They say that weddings and funerals are just about the only events left that still bring families together. During these occasions stories are told, memories are evoked and deep secrets are sometimes revealed. Yet, however dysfunctional your own family may be, nothing can prepare you for the closet-raiding, skeleton-exposing, emotional bile-spewing witnessed in Tracy Letts' multi-award-winning play.
This may also be your last opportunity to catch Steppenwolf Theatre's production of this darkly comic drama. The National Tour, which originated at the famous Chicago theater company three years ago, took Broadway by storm when it won the 2008 Tony, Drama Desk, Drama League, NY Drama Critics' and the Outer Critics' Circle Awards for Best Play, as well as the Pulitzer Prize for Drama. Rumor has it that Letts' play will soon hit the silver screen, but that experience can't compare with seeing this drama live, in its original staging by Tony-winning director Anna B. Shapiro and played upon Todd Rosenthal's impressive, award-winning three-story set.
Within this three-act play (including a tone-setting, informative prologue), a family's patriarch suddenly, mysteriously vanishes. Upon his disappearance, issues surface, such as drug abuse, alcoholism, suicide, sexual harassment, pedophilia, aging, racism, incest, infidelity and - ultimately - loving and forgiveness. Not since Edward Albee's "Who's Afraid of Virginia Woolf?" has a play exploded upon stage with so much physical and emotional tension, humor and dramatic gymnastics.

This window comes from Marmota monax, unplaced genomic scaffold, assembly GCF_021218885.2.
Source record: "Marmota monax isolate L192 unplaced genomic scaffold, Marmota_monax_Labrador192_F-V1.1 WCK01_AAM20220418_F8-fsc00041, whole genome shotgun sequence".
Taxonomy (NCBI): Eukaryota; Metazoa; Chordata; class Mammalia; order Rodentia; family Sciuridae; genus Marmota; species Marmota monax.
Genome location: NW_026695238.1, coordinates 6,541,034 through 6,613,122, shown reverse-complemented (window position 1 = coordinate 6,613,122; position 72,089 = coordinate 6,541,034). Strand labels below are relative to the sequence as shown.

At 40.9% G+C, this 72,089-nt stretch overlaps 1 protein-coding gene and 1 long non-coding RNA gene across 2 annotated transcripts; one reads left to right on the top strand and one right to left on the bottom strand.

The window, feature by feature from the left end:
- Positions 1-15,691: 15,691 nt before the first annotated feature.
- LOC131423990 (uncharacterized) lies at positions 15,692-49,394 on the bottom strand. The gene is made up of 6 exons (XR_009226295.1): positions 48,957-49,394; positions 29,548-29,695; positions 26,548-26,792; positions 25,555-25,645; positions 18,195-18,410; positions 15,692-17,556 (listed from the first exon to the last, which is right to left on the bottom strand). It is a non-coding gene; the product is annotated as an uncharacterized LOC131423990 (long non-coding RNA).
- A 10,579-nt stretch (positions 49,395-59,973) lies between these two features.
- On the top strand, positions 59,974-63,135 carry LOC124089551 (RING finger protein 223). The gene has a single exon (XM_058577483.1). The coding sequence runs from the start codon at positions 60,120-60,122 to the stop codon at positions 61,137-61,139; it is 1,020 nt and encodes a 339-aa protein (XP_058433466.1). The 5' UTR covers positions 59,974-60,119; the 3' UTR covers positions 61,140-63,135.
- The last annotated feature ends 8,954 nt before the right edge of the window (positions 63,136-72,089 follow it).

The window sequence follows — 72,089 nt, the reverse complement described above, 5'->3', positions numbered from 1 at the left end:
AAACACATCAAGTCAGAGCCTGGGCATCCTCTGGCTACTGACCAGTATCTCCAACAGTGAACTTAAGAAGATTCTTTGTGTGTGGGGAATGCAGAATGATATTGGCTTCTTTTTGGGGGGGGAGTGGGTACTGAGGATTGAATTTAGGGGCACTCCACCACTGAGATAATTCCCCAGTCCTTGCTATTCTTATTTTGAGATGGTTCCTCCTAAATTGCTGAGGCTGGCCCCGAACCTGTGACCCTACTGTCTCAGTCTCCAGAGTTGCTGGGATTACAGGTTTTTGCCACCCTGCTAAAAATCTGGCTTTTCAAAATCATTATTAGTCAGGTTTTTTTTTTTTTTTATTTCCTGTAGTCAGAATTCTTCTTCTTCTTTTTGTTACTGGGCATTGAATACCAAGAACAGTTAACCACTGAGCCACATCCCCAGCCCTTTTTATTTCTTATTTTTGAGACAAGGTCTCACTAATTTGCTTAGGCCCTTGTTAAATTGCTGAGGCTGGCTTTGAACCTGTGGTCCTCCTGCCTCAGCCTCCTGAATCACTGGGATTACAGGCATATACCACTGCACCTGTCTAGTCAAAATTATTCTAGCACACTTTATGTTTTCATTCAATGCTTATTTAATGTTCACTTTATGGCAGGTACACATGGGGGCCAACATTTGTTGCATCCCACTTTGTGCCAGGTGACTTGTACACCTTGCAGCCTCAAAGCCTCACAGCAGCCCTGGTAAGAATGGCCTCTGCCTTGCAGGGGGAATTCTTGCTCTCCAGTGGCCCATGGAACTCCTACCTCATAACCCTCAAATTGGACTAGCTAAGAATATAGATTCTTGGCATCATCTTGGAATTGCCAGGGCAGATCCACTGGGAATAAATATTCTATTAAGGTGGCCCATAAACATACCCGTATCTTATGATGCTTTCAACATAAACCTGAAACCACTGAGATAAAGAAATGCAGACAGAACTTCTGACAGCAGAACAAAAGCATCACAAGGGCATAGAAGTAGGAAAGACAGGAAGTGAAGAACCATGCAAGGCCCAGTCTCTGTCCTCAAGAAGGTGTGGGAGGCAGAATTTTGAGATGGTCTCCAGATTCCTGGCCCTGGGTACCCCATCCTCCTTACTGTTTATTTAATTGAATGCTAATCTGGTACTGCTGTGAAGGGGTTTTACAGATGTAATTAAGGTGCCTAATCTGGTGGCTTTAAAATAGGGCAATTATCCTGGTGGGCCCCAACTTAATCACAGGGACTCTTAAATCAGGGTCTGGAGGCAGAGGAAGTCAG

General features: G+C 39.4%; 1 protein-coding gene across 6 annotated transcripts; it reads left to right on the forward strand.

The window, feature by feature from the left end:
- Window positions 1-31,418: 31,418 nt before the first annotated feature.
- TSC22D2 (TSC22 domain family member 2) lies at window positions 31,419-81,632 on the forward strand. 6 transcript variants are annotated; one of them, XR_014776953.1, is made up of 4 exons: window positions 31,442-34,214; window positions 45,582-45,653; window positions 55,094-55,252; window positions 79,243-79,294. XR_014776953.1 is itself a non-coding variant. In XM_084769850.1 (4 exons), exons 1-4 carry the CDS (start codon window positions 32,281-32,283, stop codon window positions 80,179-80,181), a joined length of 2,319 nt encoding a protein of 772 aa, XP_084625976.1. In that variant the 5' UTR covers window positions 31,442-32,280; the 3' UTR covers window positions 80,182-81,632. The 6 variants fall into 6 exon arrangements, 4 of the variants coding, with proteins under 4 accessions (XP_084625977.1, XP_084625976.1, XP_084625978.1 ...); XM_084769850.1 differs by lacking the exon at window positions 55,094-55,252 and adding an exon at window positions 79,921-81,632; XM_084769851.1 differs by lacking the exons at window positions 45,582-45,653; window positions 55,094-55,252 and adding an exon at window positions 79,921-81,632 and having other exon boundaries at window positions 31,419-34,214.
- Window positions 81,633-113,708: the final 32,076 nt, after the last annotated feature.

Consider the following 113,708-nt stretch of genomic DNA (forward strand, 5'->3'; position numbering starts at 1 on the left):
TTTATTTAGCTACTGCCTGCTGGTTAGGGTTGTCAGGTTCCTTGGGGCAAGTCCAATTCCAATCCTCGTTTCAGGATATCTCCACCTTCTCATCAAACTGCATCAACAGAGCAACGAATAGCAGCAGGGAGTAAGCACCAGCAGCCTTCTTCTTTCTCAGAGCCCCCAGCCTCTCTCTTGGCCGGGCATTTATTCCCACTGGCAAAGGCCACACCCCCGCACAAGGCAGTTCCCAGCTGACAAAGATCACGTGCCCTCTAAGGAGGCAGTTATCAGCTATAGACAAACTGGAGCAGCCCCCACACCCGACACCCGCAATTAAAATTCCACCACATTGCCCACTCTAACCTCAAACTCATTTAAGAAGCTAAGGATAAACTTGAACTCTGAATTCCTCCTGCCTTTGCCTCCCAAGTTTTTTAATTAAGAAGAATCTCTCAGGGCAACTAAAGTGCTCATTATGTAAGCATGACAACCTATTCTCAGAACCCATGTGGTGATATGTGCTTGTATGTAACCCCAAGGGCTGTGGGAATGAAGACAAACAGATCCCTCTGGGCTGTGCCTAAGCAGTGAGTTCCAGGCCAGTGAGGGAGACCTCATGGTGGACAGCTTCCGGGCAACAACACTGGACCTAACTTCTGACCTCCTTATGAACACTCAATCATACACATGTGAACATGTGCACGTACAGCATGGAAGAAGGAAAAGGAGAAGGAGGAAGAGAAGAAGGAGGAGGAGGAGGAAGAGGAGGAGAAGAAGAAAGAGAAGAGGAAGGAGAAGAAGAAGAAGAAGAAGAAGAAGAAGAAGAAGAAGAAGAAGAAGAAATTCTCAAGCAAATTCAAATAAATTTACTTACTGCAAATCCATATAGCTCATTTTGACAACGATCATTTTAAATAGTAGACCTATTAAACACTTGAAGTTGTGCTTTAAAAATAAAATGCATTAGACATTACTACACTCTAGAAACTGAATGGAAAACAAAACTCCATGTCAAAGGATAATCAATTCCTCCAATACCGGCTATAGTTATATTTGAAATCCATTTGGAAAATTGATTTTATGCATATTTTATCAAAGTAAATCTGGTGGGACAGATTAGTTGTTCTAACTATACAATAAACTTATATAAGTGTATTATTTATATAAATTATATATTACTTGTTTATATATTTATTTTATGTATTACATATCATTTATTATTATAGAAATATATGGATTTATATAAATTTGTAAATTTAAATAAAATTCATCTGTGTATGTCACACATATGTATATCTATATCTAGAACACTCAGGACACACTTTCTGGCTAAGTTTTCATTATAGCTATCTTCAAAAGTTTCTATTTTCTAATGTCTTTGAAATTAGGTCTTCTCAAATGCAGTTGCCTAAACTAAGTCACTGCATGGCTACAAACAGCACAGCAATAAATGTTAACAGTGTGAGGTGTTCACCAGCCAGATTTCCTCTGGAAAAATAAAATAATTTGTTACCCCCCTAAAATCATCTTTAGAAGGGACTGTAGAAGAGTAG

In true Steppenwolf fashion, this cast defines ensemble acting; however television, stage and film veteran Estelle Parsons absolutely owns the stage as clan matriarch, Violet Weston. One minute she's screaming at her family, "I am a drug addict. You see these little blue babies? They're my best friends and they never let me down. Try to get 'em away from me and I'll eat you alive!" The next minute she's quietly defending her bad-tempered behavior with, "My momma was a nasty, mean old lady. I suppose thatís where I get it from."
Parsons drives this emotional roller-coaster ride but she's supported by each and every member of this company. Shannon Cochran as eldest daughter Barbara is magnificent, especially when she takes charge at the end of act II, offering dramatic proof that at some point we all eventually turn into our parents. Angelica Torn and Amy Warren as daughters Ivy and Karen each have their own shining moments and ultimately go out in a blaze of glory.
Tracy Letts' poignant, emotionally raw, autobiographical drama offers much unpredictable laughter, but by the final scene, after the smoke clears away, you will find a few tears have trickled down your cheek. This production should not be missed because it may never come this way again with such force and perfection.
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